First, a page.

While the invention has been described with reference to a specific embodiment, it will be appreciated by those of ordinary skill in the art that modifications can be made to the structure and form of the invention without departing from its spirit and scope, which is defined in the following claims.

Claims (22)

What is claimed is:
1. A circuit for amplifying an input RF signal comprising:
(a) an RF amplifier having an input port that receives such input RF signal and an output port, wherein said RF amplifier produces at said output port an amplified RF signal comprising a third-order intermodulation distortion product signal;
(b) a power divider that is connected to said output port of said RF amplifier to divide said amplified RF signal into an output RF signal and a feedback signal; and
(c) a feedback circuit connected to said power divider to detect said feedback signal and to produce a DC voltage that is proportional to the power of said feedback signal and that is used to bias said RF amplifier circuit;
wherein said DC voltage causes said third-order intermodulation distortion product signal to increase about three decibels in response to each one-decibel increase in the level of said input RF signal over a predetermined range of power of said output RF signal.
2. The circuit according to claim 1 wherein said power divider circuit produces said RF output signal and said feedback signal with equal strength.
3. The circuit according to claim 1 wherein said power divider circuit produces said RF output signal and said feedback signal with unequal strength.
4. The circuit according to claim 1 wherein said feedback signal has a strength at least ten decibels less than said RF output signal.
5. The circuit according to claim 1 wherein said feedback circuit comprises an RF detector that provides said DC voltage.
6. The circuit according to claim 5 wherein said feedback circuit further comprises a DC amplifier that amplifies said DC voltage and a DC level shifter that shifts the level of the amplified DC voltage.
7. The circuit according to claim 6, wherein said DC amplifier comprises:
(a) a reference voltage circuit; and
(b) a differential amplifier circuit that receives at one input a reference voltage signal generated by said reference voltage circuit and at a second input said DC voltage.
8. The circuit according to claim 6, wherein said DC level shifter comprises:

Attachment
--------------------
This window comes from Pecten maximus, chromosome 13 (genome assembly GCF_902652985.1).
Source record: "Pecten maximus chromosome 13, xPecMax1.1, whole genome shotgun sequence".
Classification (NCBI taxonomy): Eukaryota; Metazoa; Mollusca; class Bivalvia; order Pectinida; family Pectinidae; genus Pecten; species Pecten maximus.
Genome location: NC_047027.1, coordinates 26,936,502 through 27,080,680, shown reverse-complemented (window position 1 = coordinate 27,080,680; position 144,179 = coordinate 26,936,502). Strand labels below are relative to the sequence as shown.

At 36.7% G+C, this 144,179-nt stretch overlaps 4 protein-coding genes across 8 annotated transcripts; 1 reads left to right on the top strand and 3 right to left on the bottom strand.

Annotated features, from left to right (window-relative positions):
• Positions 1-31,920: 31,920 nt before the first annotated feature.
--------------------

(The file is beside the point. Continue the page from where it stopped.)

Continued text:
(a) a transistor having an input terminal coupled to the output of said DC amplifier, a supply terminal coupled to a supply voltage, and a source terminal; and
(b) a first resistor coupled between said source terminal of said transistor and ground.
9. The circuit according to claim 8, wherein said DC level shifter additionally comprises:
(a) a second resistor coupled between said source terminal of said transistor and said first resistor; and
wherein said first resistor is coupled between said second resistor and ground.
10. The circuit according to claim 5, wherein said RF detector comprises:
(a) a DC blocking capacitor capable of receiving said feedback signal;
(b) an inductor connected at a first end to said DC blocking capacitor and at a second end to ground;
(c) a detector diode connected at a first end to the node formed by the connection of said DC blocking capacitor and said inductor;
(d) an RF bypass capacitor connected at a first end to a second end of said detector diode and at a second end to ground; and
(e) a bias resistor, connected between a positive supply voltage and the node formed by the connection of said detector diode and said RF bypass capacitor,
whereby the DC voltage proportional to the power of said feedback signal is produced.
11. The circuit according to claim 1 wherein said power divider circuit comprises a coupler, said coupler comprising a ferrite core.
12. The circuit according to claim 1 wherein said power divider circuit comprises one or more resistors.
13. The circuit according to claim 1 wherein said RF amplifier circuit comprises a metal-semiconductor field-effect transistor.